FBI now involved in investigation into TPS Athletic Department
The FBI and federal prosecutors are now involved in the investigation into possible embezzlement and misappropriation of funds in the Tulsa Public Schools Athletic Department.
The latest twist in a months' long investigation by TPS Campus Police Department officers comes amid the discovery of "activities that could potentially be a violation of federal law," according to Superintendent Keith Ballard.
"As a result, discussions were initiated between TPS, the U.S. Attorney's Office for the Northern District of Oklahoma and the Tulsa office of the Federal Bureau of Investigation. Based on these discussions TPS has agreed to move forward in this investigation in concert with federal authorities," Ballard said in a written statement to the Tulsa World. "Frankly, I am quite pleased that TPS will be able to benefit from the additional resources the U.S. attorney and the FBI bring to the investigation."
The campus police investigation began last summer with a report of possible computer hacking into the personal emails of an Athletic Department secretary.
To date, no charges have been filed in the investigation and no suspects have been named, but Ballard has said it "involves multiple individuals."
In his statement Thursday, he also reiterated his commitment to seeing the complex investigation through, although no time frame for its completion was given.
"We take our role as stewards of our district's financial resources very seriously," Ballard said. "We will continue to investigate allegations of inappropriate conduct and criminal behavior that is brought to our attention. Our integrity - and the example we set for students - demands nothing less from us."
He asked for the public's patience and understanding "as we work through the processes necessary to complete this inquiry. TPS greatly appreciates the assistance of the U.S. Attorney's Office and the FBI, so we can keep our attention squarely focused where it needs to be - on the educational needs of our students."
In July 2011, campus police filed a report stating that Athletic Director Stephanie Spring and Assistant Athletic Directors Latricia Pruitt and Jon Wheeler had disclosed to a school attorney that they accessed the personal emails of Spring's secretary "using a password they had located within" her vacated office.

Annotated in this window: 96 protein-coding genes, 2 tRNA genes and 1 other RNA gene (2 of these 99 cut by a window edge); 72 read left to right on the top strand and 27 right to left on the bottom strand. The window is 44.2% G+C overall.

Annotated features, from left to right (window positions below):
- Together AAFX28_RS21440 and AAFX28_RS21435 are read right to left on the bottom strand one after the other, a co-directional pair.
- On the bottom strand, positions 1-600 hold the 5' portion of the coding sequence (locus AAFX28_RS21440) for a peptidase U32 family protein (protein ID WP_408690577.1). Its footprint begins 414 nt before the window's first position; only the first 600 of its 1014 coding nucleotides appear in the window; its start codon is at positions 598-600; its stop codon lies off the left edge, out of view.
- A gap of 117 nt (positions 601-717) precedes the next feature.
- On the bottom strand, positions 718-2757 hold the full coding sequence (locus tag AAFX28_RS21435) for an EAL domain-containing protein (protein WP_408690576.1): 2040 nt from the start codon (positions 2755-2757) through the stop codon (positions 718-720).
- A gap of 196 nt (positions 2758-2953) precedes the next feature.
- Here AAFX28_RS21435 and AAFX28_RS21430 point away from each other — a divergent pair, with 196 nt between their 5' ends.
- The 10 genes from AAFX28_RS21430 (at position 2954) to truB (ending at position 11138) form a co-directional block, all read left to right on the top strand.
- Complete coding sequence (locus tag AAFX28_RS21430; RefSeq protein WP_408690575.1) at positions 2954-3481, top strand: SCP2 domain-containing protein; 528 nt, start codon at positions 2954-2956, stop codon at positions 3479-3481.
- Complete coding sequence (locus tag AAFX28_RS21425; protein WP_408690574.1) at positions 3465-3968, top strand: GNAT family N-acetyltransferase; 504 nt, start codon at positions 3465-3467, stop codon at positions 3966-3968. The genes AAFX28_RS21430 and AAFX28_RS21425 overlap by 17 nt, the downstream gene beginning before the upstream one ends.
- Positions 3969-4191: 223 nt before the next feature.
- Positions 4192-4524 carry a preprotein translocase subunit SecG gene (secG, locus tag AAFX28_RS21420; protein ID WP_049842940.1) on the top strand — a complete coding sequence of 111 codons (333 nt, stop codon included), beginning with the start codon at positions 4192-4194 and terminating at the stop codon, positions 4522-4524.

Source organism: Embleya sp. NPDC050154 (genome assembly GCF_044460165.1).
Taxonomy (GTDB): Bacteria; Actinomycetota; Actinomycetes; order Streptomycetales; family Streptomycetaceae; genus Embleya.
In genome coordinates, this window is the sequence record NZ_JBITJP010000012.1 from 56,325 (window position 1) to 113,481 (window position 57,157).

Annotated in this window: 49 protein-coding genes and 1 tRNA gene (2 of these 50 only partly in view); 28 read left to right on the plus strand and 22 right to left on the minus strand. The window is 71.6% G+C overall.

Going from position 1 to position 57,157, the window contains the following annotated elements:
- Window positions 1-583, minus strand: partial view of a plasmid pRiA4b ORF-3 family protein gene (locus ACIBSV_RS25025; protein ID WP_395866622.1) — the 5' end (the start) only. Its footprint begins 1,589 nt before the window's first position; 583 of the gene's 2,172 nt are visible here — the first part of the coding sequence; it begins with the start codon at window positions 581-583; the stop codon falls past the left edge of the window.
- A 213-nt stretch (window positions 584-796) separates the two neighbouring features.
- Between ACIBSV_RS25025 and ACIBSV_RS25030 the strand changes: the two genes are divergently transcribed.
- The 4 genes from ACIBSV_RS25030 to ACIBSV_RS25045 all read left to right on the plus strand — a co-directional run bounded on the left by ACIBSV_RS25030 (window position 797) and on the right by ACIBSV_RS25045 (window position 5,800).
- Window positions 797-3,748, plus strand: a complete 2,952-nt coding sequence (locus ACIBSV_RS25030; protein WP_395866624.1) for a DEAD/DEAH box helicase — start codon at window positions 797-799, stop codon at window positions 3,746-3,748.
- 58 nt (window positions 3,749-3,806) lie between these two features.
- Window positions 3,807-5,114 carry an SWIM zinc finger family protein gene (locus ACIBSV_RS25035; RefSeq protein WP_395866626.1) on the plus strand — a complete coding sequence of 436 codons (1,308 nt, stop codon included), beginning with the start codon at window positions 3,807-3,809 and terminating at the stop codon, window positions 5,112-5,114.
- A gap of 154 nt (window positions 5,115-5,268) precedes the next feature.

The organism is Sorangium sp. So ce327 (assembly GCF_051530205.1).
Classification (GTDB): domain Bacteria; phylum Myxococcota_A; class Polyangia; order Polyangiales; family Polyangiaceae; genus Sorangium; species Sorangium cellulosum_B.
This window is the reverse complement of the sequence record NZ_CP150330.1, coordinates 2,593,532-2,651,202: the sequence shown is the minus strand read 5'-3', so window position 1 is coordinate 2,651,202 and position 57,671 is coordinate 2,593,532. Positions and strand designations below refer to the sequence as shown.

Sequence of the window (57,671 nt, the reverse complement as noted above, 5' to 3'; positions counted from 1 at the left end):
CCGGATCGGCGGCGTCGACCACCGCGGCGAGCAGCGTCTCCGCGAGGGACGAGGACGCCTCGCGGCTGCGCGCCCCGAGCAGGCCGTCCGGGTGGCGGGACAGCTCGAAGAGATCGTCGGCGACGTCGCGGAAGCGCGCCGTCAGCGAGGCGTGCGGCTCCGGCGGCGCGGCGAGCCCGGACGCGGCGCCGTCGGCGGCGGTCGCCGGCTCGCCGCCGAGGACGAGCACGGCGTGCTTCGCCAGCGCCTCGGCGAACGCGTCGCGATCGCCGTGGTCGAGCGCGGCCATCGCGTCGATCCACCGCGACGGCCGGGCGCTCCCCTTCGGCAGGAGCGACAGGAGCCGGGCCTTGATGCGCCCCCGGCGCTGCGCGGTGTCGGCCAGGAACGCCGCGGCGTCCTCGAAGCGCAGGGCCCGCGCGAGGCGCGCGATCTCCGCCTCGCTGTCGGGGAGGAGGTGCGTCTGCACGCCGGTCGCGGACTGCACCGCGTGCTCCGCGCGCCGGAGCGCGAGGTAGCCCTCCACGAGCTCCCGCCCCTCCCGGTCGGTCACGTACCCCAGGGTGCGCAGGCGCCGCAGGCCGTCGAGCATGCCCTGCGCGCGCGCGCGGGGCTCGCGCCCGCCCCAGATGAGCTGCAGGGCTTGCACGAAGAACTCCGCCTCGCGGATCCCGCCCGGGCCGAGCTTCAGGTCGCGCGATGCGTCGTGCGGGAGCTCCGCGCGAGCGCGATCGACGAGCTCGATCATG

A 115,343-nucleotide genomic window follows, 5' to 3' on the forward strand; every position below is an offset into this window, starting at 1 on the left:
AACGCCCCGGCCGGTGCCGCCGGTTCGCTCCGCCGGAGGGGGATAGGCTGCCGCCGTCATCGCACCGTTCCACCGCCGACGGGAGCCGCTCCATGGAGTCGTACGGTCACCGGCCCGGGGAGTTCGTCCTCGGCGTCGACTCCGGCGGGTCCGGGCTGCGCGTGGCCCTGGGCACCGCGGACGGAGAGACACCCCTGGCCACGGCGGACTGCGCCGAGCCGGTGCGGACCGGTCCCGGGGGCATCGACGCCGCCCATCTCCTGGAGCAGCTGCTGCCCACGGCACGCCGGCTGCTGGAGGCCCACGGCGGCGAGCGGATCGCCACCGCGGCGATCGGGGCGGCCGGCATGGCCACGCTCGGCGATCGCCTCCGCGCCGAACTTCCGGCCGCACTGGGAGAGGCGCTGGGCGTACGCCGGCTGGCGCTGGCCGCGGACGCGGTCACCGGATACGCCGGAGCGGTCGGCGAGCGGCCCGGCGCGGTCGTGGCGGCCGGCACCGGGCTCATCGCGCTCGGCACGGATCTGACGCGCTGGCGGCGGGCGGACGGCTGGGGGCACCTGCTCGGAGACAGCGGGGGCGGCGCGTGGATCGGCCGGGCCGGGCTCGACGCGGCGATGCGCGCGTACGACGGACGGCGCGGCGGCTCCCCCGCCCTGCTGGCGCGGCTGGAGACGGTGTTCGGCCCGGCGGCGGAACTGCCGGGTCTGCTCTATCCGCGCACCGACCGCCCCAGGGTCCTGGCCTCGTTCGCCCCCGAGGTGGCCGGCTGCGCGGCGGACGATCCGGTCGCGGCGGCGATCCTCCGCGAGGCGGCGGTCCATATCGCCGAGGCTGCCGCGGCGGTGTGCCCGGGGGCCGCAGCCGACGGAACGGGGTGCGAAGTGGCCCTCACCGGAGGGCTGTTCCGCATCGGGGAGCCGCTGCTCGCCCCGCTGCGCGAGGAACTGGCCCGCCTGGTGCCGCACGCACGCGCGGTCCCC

The disclosure was said to have occurred during preparation for a due-process hearing for Cheryl Murphy, the secretary whose termination was being sought.
In November, Spring, Wheeler and Pruitt were all suspended, and Spring and Wheeler ultimately resigned. Pruitt and Murphy were reinstated, but Murphy was later fired for failing to report to work.
In mid-December, East Central High School's athletic director and football coach, Travis Hill, was suspended and subsequently resigned, but officials would not say whether that situation was related.
Coaches from throughout the district were summoned in January to the Education Service Center for an ethics training session that included an explanation of embezzlement and references to the ongoing scandal. According to an audio recording from the meeting, Campus Police Chief Gary Rudick urged coaches to report any possible violations to "minimize consequences and maximize opportunities to survive it."
In February, Tulsa County District Attorney Tim Harris told the Tulsa World that once the school district submitted its findings to his office, he would ask for an independent review of the case by the Tulsa Police Department.
TPS Campus Police officials responded by insisting that their officers were qualified and experienced in such investigations.
On Thursday, Tulsa Public Schools spokesman Chris Payne said the district "never formally presented" its investigation to the Tulsa County the's Office.